The reporting requirement differs based on whether the donor of the gifts is a nonresident alien individual, foreign estate, foreign corporation, or foreign partnership.[9]  If the donor of the gifts is a nonresident alien individual or foreign estate and the aggregate value of the gifts that the U.S. person receives from that nonresident alien individual or foreign estate during the taxable year exceeds $100,000, then the U.S. person must separately report each gift exceeding $5,000 that the U.S. person received from that nonresident alien individual or foreign estate during that year.[10]

On the other hand, if the donor of the gifts is a foreign corporation or foreign partnership and the aggregate value of the gifts that the U.S. person receives from that foreign corporation or foreign partnership during the taxable year exceeds a certain inflation-adjusted amount (which in 2022 is $17,399), then the U.S. person must report separately report each gift that the U.S. person received from the foreign corporation or foreign partnership during that year.[11]

To determine whether a U.S. person has received gifts that exceed one of these thresholds, the U.S. person must aggregate gifts from foreign persons that the U.S. person knows or has reason to know are related.[12]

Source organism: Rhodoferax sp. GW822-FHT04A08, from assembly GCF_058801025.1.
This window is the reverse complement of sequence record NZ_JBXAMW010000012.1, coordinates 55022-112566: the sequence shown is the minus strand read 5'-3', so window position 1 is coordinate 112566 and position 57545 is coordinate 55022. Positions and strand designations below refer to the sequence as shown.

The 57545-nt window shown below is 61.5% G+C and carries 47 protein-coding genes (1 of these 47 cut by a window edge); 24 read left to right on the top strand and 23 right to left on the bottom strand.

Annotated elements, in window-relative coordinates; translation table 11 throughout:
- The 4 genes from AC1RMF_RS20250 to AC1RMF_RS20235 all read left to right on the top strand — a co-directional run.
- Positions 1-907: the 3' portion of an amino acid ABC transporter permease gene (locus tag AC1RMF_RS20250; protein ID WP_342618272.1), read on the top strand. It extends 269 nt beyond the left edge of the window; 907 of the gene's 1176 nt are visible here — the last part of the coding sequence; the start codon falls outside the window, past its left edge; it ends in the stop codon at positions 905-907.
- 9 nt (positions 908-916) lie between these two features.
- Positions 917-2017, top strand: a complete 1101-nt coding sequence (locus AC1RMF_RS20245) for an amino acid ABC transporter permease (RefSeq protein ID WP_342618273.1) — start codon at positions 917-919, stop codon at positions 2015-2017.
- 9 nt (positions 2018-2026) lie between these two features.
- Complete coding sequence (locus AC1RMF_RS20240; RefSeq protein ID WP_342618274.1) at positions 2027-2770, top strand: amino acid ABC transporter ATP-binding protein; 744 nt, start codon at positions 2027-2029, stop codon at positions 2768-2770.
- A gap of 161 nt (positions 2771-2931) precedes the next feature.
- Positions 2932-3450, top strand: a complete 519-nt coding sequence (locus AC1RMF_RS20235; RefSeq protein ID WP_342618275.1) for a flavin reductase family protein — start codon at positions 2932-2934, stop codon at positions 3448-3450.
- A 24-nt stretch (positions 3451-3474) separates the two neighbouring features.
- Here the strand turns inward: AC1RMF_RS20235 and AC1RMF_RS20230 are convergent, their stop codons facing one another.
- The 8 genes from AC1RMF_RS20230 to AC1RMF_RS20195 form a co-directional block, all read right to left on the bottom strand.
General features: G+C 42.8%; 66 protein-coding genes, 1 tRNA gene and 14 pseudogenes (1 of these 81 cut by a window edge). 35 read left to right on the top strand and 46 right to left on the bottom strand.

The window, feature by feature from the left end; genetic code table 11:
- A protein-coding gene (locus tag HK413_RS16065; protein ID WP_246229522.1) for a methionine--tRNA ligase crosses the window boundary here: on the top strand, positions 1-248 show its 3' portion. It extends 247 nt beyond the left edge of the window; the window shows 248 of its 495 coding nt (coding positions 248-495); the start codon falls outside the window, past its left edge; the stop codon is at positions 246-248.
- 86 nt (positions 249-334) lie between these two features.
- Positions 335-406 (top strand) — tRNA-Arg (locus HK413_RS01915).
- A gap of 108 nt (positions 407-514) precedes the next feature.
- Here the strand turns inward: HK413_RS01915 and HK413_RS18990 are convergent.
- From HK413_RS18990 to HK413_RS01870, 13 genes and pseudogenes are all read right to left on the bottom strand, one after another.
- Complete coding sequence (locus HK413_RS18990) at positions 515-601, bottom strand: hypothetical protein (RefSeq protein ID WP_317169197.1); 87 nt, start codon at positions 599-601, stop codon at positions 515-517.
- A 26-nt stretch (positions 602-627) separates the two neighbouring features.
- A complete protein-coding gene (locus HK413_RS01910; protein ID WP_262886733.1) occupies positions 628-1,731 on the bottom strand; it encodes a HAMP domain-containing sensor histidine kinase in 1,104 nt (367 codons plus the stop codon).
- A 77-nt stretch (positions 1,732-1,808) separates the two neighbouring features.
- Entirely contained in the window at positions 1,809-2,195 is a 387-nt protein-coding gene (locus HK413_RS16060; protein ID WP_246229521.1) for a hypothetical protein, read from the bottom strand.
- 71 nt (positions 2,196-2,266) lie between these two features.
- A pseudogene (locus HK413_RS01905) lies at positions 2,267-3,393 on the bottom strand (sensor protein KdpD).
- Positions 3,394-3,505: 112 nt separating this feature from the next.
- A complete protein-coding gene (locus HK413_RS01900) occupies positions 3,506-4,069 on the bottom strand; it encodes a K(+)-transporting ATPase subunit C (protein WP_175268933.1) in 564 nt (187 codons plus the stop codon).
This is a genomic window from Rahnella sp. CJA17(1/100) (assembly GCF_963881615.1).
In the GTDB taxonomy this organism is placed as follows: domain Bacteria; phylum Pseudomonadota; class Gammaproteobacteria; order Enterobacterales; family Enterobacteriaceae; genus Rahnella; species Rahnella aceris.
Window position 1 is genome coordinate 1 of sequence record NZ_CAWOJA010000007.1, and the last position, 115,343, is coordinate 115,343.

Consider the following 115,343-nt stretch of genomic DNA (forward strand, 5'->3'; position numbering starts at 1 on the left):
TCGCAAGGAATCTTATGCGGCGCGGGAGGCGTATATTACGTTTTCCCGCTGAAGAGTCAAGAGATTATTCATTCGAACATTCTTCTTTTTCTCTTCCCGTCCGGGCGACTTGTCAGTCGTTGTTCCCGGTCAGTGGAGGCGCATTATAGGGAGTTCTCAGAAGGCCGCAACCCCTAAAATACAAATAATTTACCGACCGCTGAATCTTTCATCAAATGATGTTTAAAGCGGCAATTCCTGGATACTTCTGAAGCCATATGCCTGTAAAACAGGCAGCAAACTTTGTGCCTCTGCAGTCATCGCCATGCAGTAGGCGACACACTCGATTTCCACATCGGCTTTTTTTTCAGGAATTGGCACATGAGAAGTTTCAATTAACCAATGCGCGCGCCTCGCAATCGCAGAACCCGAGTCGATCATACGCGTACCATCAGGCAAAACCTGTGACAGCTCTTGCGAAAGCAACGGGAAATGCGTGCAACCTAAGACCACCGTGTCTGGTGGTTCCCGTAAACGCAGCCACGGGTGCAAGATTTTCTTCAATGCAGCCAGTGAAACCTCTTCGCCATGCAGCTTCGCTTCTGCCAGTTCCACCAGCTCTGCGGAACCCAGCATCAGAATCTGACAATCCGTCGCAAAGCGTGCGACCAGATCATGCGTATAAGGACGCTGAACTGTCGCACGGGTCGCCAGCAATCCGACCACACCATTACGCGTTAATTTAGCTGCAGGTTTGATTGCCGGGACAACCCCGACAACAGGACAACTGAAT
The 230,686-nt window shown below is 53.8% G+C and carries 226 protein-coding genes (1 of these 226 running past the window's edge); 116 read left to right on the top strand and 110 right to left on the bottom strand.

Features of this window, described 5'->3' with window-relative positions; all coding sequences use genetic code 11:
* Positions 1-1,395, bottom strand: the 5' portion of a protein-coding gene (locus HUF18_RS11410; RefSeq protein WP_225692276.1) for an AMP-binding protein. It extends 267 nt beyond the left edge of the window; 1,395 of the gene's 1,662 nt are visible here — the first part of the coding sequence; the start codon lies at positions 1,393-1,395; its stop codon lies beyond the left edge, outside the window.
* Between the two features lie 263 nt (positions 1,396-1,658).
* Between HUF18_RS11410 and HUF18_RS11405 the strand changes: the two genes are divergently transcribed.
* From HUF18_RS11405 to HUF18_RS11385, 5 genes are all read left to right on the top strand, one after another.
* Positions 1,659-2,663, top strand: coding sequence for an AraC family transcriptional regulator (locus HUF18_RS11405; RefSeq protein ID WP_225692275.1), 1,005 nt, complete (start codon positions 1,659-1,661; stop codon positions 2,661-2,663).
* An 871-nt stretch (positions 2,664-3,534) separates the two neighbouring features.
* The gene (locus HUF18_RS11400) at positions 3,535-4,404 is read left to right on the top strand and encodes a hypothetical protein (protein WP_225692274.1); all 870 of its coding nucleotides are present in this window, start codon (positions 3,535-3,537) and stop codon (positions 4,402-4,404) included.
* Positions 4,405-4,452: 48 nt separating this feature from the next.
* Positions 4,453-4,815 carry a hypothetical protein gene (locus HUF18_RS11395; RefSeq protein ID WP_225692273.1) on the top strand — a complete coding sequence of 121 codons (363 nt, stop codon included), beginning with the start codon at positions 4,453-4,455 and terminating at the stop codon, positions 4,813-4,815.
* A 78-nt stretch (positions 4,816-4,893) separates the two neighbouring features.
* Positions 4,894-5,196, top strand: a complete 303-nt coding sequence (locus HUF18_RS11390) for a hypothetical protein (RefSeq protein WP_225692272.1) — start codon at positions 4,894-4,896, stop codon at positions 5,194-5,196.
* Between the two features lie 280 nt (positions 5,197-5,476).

When Does A Form 3520 Need To Be Filed?

Generally, the date for filing a Form 3520 is “the 15th day of the 4th month following the end of such person’s tax year for income tax purposes, which, for individuals, is April 15.”[13]  If the U.S. person obtains an extension of the time for filing an income tax return, “the due date for filing Form 3520 is the 15th day of the 10th month (October 15) following the end of the U.S. person’s tax year.”[14]

What Are The Penalties For Failing To File A Form 3520?

If a U.S. person fails to file a timely Form 3520 with respect to such gifts, the U.S. person is required to “pay (upon notice and demand . . . and in the same manner as tax) an amount equal to 5 percent of the amount of such foreign gift for each month for which the failure continues (not to exceed 25 percent of such amount in the aggregate).”[15]  In addition, the Secretary of the Treasury is authorized to determine the tax consequences of any foreign gift that was required to be reported but that was not.[16]

A defense to the assertion of penalties and/or re-characterization for failure to report a foreign gift exists if the U.S. persons establishes that the failure is due to reasonable cause and not due to willful neglect.[17]


If you’ve received, or are going to receive, a foreign gift or bequest and need help determining the tax consequences, don’t hesitate to contact us for a consultation.


International and Offshore Tax Compliance Attorneys

Need help with tax issues? Contact us as soon as possible to discuss your rights and the ways we can assist in your defense. We handle all types of cases, including complex international & offshore tax compliance. Schedule a consultation or call (214) 984-3000 to discuss your international tax concerns or questions.